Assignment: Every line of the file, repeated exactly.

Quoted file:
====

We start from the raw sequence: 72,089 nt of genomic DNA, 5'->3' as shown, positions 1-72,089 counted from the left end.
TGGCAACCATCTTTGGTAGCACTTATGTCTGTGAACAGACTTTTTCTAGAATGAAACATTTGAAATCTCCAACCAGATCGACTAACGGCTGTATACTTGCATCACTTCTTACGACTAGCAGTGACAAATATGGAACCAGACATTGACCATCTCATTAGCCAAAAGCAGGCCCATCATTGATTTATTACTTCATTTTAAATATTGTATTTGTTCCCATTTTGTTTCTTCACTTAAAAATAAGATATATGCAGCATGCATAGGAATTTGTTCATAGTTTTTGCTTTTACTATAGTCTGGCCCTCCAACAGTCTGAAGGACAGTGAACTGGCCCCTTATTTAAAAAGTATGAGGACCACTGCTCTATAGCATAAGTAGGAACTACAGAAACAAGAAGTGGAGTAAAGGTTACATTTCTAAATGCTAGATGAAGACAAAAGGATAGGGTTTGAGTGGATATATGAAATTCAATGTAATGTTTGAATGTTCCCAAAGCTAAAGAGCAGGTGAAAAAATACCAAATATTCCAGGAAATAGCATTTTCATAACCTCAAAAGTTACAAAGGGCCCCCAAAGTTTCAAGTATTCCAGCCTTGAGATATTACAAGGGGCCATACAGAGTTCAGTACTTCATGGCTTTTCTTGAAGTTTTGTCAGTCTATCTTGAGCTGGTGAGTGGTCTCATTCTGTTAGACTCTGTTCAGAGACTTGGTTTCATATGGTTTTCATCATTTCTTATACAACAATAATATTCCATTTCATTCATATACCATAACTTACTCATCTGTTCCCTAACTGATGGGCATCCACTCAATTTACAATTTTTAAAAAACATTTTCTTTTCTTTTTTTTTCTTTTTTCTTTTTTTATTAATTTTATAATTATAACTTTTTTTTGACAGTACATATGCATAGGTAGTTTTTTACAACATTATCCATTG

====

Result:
We start from the raw sequence: 72,089 nt of genomic DNA, 5'->3' as shown, positions 1-72,089 counted from the left end.
TGGCAACCATCTTTGGTAGCACTTATGTCTGTGAACAGACTTTTTCTAGAATGAAACATTTGAAATCTCCAACCAGATCGACTAACGGCTGTATACTTGCATCACTTCTTACGACTAGCAGTGACAAATATGGAACCAGACATTGACCATCTCATTAGCCAAAAGCAGGCCCATCATTGATTTATTACTTCATTTTAAATATTGTATTTGTTCCCATTTTGTTTCTTCACTTAAAAATAAGATATATGCAGCATGCATAGGAATTTGTTCATAGTTTTTGCTTTTACTATAGTCTGGCCCTCCAACAGTCTGAAGGACAGTGAACTGGCCCCTTATTTAAAAAGTATGAGGACCACTGCTCTATAGCATAAGTAGGAACTACAGAAACAAGAAGTGGAGTAAAGGTTACATTTCTAAATGCTAGATGAAGACAAAAGGATAGGGTTTGAGTGGATATATGAAATTCAATGTAATGTTTGAATGTTCCCAAAGCTAAAGAGCAGGTGAAAAAATACCAAATATTCCAGGAAATAGCATTTTCATAACCTCAAAAGTTACAAAGGGCCCCCAAAGTTTCAAGTATTCCAGCCTTGAGATATTACAAGGGGCCATACAGAGTTCAGTACTTCATGGCTTTTCTTGAAGTTTTGTCAGTCTATCTTGAGCTGGTGAGTGGTCTCATTCTGTTAGACTCTGTTCAGAGACTTGGTTTCATATGGTTTTCATCATTTCTTATACAACAATAATATTCCATTTCATTCATATACCATAACTTACTCATCTGTTCCCTAACTGATGGGCATCCACTCAATTTACAATTTTTAAAAAACATTTTCTTTTCTTTTTTTTTCTTTTTTCTTTTTTTATTAATTTTATAATTATAACTTTTTTTTGACAGTACATATGCATAGGTAGTTTTTTACAACATTATCCATTG